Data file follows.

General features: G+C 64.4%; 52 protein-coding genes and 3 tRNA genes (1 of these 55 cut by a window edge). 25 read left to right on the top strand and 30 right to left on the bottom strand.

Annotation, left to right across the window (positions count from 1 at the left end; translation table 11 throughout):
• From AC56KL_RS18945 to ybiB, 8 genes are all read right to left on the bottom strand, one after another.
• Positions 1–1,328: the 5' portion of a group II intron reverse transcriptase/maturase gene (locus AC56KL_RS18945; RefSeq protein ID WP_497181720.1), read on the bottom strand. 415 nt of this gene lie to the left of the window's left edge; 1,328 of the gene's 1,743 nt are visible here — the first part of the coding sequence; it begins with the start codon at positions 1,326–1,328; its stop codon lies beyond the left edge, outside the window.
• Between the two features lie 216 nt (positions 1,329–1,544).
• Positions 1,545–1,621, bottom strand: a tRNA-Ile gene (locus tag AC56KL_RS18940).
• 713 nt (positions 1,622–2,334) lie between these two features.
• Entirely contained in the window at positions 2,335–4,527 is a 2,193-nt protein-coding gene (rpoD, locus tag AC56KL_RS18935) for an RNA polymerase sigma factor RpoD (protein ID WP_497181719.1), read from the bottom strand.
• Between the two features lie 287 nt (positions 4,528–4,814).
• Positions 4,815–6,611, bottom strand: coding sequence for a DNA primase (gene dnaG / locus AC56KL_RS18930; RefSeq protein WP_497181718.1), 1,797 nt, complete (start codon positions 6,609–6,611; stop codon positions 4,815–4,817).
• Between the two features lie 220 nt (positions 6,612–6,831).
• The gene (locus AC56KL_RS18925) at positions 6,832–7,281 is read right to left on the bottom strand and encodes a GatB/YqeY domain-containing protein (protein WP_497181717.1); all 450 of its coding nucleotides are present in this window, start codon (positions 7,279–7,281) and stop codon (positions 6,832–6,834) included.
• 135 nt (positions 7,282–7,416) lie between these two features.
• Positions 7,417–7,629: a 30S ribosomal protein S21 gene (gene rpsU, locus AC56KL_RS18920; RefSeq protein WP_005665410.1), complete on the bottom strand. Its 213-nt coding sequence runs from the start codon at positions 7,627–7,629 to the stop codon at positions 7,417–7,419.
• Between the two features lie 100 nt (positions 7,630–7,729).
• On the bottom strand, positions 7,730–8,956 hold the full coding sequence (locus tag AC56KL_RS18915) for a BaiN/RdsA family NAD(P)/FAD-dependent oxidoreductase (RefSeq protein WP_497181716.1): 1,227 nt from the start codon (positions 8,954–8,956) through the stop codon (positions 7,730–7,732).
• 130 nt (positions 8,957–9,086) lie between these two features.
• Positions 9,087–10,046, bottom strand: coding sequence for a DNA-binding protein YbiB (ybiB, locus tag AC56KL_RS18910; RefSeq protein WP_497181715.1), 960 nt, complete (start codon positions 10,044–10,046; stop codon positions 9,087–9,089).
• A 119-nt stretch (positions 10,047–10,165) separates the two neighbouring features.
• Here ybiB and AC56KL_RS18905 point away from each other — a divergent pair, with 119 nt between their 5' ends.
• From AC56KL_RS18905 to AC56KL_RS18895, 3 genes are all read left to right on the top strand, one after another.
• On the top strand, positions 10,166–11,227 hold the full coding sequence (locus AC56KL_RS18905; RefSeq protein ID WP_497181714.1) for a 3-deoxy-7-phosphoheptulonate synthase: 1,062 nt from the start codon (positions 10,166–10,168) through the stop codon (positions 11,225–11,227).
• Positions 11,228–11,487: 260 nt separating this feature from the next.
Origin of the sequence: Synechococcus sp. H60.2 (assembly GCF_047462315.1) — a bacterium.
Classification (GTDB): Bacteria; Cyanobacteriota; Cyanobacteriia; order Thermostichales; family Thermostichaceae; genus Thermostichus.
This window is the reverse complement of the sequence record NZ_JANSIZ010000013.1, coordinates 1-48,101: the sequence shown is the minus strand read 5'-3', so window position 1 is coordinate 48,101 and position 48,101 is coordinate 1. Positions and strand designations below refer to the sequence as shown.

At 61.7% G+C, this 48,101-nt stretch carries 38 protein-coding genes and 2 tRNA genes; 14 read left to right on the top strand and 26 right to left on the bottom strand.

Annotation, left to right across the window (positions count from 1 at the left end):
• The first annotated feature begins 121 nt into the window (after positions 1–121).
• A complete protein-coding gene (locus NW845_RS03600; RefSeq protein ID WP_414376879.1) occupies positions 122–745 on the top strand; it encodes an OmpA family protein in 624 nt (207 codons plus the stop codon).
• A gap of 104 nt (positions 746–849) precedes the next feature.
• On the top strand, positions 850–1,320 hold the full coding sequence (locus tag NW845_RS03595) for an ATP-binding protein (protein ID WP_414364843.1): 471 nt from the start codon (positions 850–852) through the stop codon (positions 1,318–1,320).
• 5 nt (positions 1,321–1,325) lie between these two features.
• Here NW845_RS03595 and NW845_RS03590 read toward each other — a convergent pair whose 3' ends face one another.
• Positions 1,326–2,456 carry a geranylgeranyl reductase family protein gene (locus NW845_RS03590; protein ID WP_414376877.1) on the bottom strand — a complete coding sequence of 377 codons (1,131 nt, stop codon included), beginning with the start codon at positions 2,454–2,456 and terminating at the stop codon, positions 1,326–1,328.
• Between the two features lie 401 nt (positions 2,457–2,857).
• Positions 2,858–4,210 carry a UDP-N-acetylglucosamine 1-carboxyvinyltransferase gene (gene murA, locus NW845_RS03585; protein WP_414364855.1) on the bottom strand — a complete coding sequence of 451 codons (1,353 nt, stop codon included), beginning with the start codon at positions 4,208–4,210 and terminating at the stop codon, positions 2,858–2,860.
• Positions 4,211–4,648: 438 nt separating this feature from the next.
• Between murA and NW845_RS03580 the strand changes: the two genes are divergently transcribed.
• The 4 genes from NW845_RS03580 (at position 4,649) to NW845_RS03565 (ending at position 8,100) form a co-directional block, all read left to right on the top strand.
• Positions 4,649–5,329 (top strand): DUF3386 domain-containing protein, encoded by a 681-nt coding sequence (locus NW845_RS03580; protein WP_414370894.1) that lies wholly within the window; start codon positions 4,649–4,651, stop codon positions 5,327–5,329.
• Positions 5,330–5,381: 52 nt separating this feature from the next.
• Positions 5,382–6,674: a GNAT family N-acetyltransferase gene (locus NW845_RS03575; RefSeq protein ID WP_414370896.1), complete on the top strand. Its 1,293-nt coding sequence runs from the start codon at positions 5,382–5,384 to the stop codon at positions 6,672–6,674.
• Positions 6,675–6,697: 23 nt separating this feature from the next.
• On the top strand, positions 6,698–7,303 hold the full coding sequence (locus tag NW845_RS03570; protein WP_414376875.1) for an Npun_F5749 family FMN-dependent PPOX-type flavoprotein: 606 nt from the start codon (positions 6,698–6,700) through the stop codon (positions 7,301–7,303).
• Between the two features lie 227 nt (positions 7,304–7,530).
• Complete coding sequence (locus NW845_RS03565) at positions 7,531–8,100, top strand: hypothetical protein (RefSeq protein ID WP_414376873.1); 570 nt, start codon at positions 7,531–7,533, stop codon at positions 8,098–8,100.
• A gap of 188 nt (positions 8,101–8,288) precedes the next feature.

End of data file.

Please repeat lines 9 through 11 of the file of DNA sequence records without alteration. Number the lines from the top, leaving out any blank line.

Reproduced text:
• Between the two features lie 287 nt (positions 4,528–4,814).
• Positions 4,815–6,611, bottom strand: coding sequence for a DNA primase (gene dnaG / locus AC56KL_RS18930; RefSeq protein WP_497181718.1), 1,797 nt, complete (start codon positions 6,609–6,611; stop codon positions 4,815–4,817).
• Between the two features lie 220 nt (positions 6,612–6,831).